The concert on Thursday, July 4, begins at 7:30 p.m. in the Great Auditorium . Tickets are $15.00 each at 800-590 4064  or WWW.oceangrove.org.

Here is a link* to the Blogfinger article about that 2011 concert in the GA  including a video of Phillip performing Gershwin’s “Someone to Watch Over Me.”  But the audio above is better quality.

Phil Smith performs  in OG

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By Charles Layton

My grandson plays on a hockey team called the Glaciers.

I love my grandson, and I love his team (Go, Glaciers!), but why would you name a hockey team after a natural feature that symbolizes extreme slowness? Would you name a team the Snails? The Sloths? The Drying Paint? I liked the name of his previous team. It was called the Blazers.

Here in Ocean Grove we have what strikes me as another example of an ill-advised name: The Albatross Hotel. Now an albatross is a large seabird which was feared as a bad omen by sailors of old. You didn’t dare kill one; it could bring down disaster upon your entire ship and crew, as happened in Coleridge’s The Rime of the Ancient Mariner. Someone plagued with bad luck was said to have “an albatross around his neck.”

One of the worst names I ever encountered was in Ecuador. Mary and I once took a flight from the national capital, Quito, to the little Amazon jungle town of Coca, and the airline we flew on was called Icaro. That name, Icaro, is the Spanish rendering of Icarus, a young man in ancient mythology whose father built him a set of wings made from feathers stuck together with wax. When Icarus took to the sky, he ignored his father’s warning and flew too close to the sun. The sun’s heat melted the wax, the wings disintegrated, and Icarus fell into the sea and drowned.

So if you owned an airline, would you name it after Icarus? I wouldn’t.

Icaro Airlines. Note the feathered wing design on the tail.

People on the American frontier had a tendency to give odd and laughable names to small towns. Tightwad, Missouri. Bug Tussle, Oklahoma. Spunky Puddle, Ohio. Possumneck, Mississippi. Hell, Michigan.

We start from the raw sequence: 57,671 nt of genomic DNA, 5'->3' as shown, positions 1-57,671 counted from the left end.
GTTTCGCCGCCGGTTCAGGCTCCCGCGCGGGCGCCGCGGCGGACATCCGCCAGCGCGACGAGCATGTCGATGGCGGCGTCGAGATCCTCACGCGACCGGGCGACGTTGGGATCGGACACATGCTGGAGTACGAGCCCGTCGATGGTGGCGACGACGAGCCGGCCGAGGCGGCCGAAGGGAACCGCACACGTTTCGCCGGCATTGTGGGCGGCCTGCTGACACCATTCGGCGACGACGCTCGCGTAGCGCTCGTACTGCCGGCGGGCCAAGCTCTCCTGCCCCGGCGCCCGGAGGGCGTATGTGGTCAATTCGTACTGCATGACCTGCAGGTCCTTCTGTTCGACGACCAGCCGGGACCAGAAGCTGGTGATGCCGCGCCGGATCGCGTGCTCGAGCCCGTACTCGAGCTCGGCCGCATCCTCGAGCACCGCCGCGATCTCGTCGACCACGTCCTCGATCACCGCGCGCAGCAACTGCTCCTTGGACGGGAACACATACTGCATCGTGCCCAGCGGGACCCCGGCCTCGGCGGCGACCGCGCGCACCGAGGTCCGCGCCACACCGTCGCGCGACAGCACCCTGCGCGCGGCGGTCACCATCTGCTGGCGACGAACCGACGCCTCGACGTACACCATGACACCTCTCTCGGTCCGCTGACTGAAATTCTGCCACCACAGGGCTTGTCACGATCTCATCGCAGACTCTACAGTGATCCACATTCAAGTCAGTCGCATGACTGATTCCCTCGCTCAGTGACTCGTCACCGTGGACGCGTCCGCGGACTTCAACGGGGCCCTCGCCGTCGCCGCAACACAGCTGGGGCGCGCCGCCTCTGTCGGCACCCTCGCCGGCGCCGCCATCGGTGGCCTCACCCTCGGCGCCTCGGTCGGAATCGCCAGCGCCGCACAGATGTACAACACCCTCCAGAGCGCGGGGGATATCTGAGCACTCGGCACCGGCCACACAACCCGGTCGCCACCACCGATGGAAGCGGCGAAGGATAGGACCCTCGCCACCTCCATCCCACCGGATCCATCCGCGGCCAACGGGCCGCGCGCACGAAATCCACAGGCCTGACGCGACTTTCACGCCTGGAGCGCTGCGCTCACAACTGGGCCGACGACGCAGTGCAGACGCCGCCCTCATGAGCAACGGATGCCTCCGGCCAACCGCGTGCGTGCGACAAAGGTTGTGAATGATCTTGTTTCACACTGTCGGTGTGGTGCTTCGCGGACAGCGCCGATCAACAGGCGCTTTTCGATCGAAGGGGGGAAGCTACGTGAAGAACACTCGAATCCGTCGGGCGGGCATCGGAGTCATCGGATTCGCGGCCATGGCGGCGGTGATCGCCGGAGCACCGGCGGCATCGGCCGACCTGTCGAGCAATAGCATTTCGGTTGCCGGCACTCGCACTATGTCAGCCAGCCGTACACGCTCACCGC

One wonders what life is like in Hell, Michigan. Is the road to Hell paved with good intentions? Are the people there Hellions? Does Hell ever freeze over? (I bet it does.) Do the residents of Hell get sick and tired of hearing the same old wisecracks? (I bet they do.)

How do town founders decide on such names? Alcohol might play a part. One thing is for sure, if Bug Tussle had ever had dreams of blossoming into a major metropolis, hosting the Olympic Games or becoming the capital of the state of Oklahoma, those dreams went right out the window as soon as it acquired its name.

Some people acquire or give themselves nicknames that are funny. The actors Slim Pickens and Rip Torn come to mind. I don’t think those pun names hurt either of their careers.

Ima Hogg, circa 1900

The amazing thing, though, is that, cruel as it seems, people actually do give their children joke names. Texas had a governor in the late 19th century named James Stephen “Big Jim” Hogg, who named his daughter Ima Hogg. Ima was still around when I was young. In fact, her name was a joke among children all across Texas. We were told that Governor Hogg had had two daughters, Ima Hogg and Ura Hogg. Only recently did I discover that Ura Hogg was fictitious.

But Ima Hogg was for real. She was a pillar of Texas society and quite wealthy after oil was discovered on her property. She became a philanthropist and a noted art collector who donated hundreds of works (Picasso, Klee, Matisse) to Houston’s Museum of Fine Arts. She also established and managed the Houston Symphony Orchestra. She worked for equality for women, for the advancement of African-Americans and much, much more. She was hell on wheels, and you have to wonder whether living with that name helped drive her to such heights of achievement.

Ima Hogg died in 1975, much beloved and respected as “The First Lady of Texas.”

So, as Shakespeare said, what’s in a name?

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We were over at the “shoe exhibit” where we met Barbara Brennan, a photographer who was walking around the site, taking pictures.   We are starting a new idea at Blogfinger—obtaining audio interviews with Ocean Grovers.  Barbara was kind enough to be  our first subject and to share her feelings about the exhibit with us.       Paul Goldfinger, editor  @Blogfinger

Barbara Brennan. Ocean Grove, September 9, 2011. By Paul Goldfinger